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Saturday, June 25, 2011


The people who usually visit this blog may have noticed that in the description, I talk about traditional and board games... until now there is not a single review that fits this category, but it is only because where I live I do not have any of these items and I cannot take pictures. This is the first vintage boardgame that I’m reviewing, but much more are coming.

The Magic Robot was developed by the british company J & L Randall Ltd. (also Merit) In the year 1950. This company marketed the toy during many years, and licensed it to other companies outside the United Kingdom.

In Austria “Der Magische Roboter” was licensed to Piatnik, the well-known card and boardgame manufacturer; in Spain it was licensed to Cefa, that changed the name to “El Mago Electrónico” (the electric magician); Jumbo released it in Holland, Belgium and France as “Robot”. This game was specially successful in East Germany, were it was released by Schmidt (that also made the release for West Germany) and Gordon. Many different versions of the game were available, as we can see here.

Spanish Cefa releases

The game was sold during many consecutive year (more than 20), and the boxes and papers were updated in most countries each time according to the taste of the time. As an example, you can compare two Spanish releases by Cefa toys. The left one seems to be older (around 1959, while the right one is more recent (maybe 1965?). The robot remained however unchanged, except in the alternate versions, like the sport quiz.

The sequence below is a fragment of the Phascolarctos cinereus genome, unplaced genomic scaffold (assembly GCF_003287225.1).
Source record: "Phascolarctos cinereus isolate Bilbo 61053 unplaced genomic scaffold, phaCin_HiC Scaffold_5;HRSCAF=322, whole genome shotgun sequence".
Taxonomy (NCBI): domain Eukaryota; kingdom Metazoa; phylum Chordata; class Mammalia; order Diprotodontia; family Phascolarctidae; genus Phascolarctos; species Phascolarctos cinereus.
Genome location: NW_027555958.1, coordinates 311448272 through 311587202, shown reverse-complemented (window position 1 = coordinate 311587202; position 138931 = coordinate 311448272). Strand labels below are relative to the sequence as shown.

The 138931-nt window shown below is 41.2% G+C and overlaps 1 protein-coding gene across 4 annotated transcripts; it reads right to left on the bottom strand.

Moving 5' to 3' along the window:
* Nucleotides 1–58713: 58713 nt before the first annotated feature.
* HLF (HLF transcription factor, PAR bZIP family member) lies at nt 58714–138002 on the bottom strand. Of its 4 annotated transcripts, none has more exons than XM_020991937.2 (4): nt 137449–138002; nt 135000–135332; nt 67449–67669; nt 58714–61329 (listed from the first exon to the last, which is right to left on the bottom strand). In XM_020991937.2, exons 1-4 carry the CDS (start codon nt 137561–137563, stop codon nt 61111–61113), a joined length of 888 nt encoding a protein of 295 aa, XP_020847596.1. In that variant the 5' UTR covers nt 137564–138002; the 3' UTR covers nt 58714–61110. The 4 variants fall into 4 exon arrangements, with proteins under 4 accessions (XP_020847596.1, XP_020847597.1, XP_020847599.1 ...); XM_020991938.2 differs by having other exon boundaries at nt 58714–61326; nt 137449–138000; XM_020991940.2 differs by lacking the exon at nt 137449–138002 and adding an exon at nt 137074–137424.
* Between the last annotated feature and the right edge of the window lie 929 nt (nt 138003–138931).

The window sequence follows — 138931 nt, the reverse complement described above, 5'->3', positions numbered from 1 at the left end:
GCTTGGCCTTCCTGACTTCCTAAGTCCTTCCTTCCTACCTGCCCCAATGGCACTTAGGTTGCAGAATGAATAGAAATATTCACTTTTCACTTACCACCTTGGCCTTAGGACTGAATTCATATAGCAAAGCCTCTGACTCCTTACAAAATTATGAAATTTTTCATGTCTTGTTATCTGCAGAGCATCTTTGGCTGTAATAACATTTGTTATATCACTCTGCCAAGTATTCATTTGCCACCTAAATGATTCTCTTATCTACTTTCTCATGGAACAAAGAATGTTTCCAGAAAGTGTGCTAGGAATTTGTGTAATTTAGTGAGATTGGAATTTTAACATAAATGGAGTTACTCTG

How does it work? In this game there are two rings. In the first one are the questions and the second one are the answers. With the small robot you can choose a question by turning the robot until it points to the desired question. Then you place the robot in the answer’s ring (the surface in which you place the robot is a mirror), and it automatically turns and points to the right question. It is obviously a trick. By turning the robot in the first ring, you are moving and positioning magnets behind the mirror that later position the robot to point the right answer. The effect is absolutely great, and still amazes children and even grown ups.

There are several pages (8 double-sided in the Piatnik version) with question and answers in several school subjects, like history, geography, science, literature…

As it was massively sold during decades, they’re not very difficult to find in one or another version.


  • Year: around 1958 (original: 1950)
  • Company: Piatnik (Austria) / Cefa (Spain) / original: Merit (Great Britain)

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